By David P. Barash
Science and religion don’t generally get along very well, from the Catholic Church’s denunciation of the heliocentric solar system to vigorous denials — mostly from fundamentalist Protestantism this time — of evolution by natural selection. Add to this Kipling’s claim that “East is east and west is west, and never the twain shall meet,” and one might expect that an Eastern religion (any Eastern religion), would be especially incompatible with science. But one would be wrong.
In fact, there already exists a lively literature regarding the supposed parallels and convergences between Eastern religions (especially Hinduism and Buddhism) and physics, including such book-length treatments as The Tao of Physics, and The Dancing Wu-Li Masters. I have no objection to these efforts at concordance, except that they omit the most dramatic and potentially enriching correspondence of all: between Buddhism and biology.
Buddhism’s appeal in the West has thus far mostly involved its promise of increased inner serenity, derived primarily from mindful meditation, to which can be added a developing strain of “socially engaged Buddhism,” as reflected in the political activism of the Dalai Lama, Aung San Suu Kyi of Burma/Myanmar, and the beloved Vietnamese scholar/monk Thich Nhat Hanh, along with numerous Western activists such as Joanna Macy and the late Robert Aitken. It turns out that in addition, Buddhism and biology have much to say to each other. In part, this might be because Buddhism can be considered as much a philosophy and intellectual perspective as a traditional religion. That is certainly the nature of my own Buddhist “practice,” which has little patience for those aspects of Buddhism that resemble standard religions: belief in various supernatural deities, worship of relics or statues, taking fairy tales as literal truth. But wipe away the mystical nonsense and abracadabra, and we find that many of the foundational ideas of Buddhism converge with newly revealed, empirically-based insights of biology, especially the disciplines of ecology, evolution, genetics, and development.
Take, for example, the Buddhism concept of anatman, which is often translated as “not-self.” This notion, seemingly so perplexing to the Western mind, actually speaks directly to modern biology, insofar as anatman does not mean that individuals don’t exist, but rather, that they aren’t composed of a solid, unchanging, internal core that is fundamentally distinct from its surroundings. Thus, when the Dalai Lama flies – by airplane, not on a magical Buddhist broomstick – from northern India to the US in order to attend a public symposium, he purchases a ticket in his name, and places his altogether corporeal body in a seat. By anatman, Buddhists mean that no one is a fixed, internal “one,” separate from his or her surroundings. This recognition is especially important to ecologists, who understand that every organism is inextricably tied to its environment, so that it is meaningless to study, for example, North American bison in isolation from their prairie habitat, or to separate a heron from its marsh. For a “master” of physiological ecology, the skin of an animal doesn’t wall it off from its surroundings so much as it joins the two. Ditto for a Buddhist master.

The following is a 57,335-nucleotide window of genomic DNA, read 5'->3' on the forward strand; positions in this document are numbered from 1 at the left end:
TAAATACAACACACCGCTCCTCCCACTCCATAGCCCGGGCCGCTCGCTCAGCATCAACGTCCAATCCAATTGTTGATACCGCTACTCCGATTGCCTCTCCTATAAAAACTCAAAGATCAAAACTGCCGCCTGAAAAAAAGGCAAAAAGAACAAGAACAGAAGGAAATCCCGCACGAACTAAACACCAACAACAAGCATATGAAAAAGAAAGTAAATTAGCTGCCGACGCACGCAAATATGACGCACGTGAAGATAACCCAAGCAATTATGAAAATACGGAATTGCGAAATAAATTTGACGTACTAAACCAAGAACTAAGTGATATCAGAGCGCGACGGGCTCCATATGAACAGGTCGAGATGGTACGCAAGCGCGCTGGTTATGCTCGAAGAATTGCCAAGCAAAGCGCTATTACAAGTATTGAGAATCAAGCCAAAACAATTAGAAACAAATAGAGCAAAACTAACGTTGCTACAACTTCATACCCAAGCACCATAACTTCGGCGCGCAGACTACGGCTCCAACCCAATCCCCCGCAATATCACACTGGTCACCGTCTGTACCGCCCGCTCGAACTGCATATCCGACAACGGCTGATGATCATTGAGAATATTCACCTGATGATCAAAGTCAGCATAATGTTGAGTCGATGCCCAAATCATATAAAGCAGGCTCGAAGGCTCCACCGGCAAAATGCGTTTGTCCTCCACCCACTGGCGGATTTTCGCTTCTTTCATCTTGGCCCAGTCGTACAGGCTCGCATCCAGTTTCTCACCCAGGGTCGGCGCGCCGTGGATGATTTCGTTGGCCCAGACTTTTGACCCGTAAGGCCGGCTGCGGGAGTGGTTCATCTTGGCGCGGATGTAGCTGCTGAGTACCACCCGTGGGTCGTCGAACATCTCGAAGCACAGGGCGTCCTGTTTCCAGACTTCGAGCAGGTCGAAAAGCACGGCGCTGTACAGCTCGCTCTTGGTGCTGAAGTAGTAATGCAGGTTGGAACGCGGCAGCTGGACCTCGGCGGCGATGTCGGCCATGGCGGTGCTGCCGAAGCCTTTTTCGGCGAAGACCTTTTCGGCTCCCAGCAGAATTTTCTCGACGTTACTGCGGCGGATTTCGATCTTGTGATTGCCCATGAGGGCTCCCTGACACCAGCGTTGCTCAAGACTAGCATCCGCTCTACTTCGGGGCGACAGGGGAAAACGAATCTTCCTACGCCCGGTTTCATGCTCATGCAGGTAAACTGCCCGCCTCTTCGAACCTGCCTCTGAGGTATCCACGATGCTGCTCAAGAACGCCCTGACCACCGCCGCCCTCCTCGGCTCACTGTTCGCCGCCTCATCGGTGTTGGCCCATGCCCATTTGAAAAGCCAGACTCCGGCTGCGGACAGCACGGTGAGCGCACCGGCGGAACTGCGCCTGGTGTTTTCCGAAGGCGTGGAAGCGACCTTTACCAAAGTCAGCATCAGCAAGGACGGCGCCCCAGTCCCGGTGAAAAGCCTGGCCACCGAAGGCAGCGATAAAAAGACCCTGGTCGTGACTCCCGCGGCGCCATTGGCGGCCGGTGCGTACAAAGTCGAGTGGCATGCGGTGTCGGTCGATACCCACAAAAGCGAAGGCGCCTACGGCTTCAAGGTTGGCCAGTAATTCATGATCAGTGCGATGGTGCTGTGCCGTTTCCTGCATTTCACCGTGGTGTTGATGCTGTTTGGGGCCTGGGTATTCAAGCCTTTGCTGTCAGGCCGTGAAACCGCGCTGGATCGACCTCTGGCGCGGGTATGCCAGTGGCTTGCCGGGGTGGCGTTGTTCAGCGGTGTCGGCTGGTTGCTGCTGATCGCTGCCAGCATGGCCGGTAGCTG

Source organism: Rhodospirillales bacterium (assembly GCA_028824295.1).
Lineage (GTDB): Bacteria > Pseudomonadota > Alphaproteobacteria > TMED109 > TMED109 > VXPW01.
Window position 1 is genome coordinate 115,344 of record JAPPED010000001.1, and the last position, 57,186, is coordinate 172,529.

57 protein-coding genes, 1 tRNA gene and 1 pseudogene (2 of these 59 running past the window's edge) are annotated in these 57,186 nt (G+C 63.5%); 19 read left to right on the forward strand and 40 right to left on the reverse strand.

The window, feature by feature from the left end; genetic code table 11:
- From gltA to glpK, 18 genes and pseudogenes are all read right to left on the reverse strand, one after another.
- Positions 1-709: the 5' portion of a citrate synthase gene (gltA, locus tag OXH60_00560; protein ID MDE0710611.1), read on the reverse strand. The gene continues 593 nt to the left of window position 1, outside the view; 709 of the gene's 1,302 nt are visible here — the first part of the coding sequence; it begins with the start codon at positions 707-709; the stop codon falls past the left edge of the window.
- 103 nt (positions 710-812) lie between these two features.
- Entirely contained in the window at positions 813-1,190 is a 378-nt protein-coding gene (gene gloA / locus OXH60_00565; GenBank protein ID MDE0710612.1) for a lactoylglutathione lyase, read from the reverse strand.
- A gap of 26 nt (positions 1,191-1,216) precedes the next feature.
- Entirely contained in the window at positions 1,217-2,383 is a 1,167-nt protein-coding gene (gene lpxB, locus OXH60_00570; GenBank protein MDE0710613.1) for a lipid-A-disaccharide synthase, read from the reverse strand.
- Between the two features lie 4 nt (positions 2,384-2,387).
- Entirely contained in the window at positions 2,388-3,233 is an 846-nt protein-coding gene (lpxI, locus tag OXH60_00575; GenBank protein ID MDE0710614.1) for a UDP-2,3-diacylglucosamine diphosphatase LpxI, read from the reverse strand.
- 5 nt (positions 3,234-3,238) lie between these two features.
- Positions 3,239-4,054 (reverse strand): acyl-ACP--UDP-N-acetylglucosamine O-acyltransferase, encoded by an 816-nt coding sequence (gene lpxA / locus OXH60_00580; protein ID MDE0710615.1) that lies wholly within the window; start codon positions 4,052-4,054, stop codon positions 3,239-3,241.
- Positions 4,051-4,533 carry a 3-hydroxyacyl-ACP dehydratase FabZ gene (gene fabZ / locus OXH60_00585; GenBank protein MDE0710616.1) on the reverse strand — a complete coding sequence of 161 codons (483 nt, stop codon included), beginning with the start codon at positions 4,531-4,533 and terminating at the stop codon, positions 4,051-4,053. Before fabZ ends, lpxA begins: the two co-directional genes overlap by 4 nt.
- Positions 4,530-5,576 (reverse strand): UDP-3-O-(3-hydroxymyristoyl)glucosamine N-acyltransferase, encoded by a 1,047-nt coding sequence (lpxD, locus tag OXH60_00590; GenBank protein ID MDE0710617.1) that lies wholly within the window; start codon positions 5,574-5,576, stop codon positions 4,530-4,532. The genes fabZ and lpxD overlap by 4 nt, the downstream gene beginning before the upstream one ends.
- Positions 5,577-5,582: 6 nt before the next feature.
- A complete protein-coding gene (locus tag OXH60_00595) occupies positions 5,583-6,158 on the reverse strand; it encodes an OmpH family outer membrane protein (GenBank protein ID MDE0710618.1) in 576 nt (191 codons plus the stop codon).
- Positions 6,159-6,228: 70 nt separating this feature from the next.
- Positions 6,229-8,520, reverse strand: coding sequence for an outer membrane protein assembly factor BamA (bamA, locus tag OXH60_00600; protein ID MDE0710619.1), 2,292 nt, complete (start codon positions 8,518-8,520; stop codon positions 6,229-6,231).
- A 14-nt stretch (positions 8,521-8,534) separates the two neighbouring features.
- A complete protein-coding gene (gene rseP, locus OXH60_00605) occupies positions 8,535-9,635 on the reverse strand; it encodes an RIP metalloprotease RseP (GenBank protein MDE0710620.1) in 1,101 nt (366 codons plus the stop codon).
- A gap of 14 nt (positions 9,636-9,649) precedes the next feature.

By the same token, neurobiologists know that there is no tiny controlling homunculus or “little green man” residing somewhere inside our brain and constituting each “self.” Instead of being analogous to a peach or avocado, which contains a hard, internal core, our bodies as well as our minds are continuous with rather than walled off from the rest of our central nervous systems and indeed, from the outside world. Getting to our fundamental selves is more like peeling an onion: after removing layer after layer, there is literally nothing left … nothing, that is, distinct from the “nothing” that constitutes the surrounding atmosphere while all this peeling has been going on.
The relationship between genes and bodies, as understood by modern evolutionary biology as well as developmental genetics, conveys a similar lesson. Thus, as emphasized by Richard Dawkins in his book, The Selfish Gene, bodies – although certainly real – are not the primary focus of evolution. Bodies come and go, deriving their temporary existence from appropriate conglomerations of various molecules and atoms scavenged from the Earth’s atomic and subatomic trash heap. Genes, on the other hand, have at least the potential of being immortal (although in reality, they also change via mutation, if our perspective is sufficiently expanded over time). Our bodies, our “selves,” in any event, are 100% composed of what Thich Nhat Hanh calls “non-self elements,” literally indistinguishable from those same elements that constitute plants, rocks, soil, and other animals as well as people that have come before us and will continue after us.
“We are but whirlpools in a river of ever-flowing water,” wrote Norbert Wiener, founder of cybernetics and one of the great mathematicians of the 20th century. Wiener went on: “We are not stuff that abides, but patterns that perpetuate themselves.” On this, Buddhists and biologists agree.
David P. Barash has been an evolutionary biologist as well as a devotee of Buddhist thought for more than 40 years; he is professor of psychology at the University of Washington, and author of more than 200 peer-reviewed scientific research articles as well as 34 books, including Buddhist Biology: Ancient Eastern Wisdom Meets Modern Western Science.
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Image credit: Perfume Pagoda 042 by Jack French from San Francisco, USA, Creative Commons via Wikimedia Commons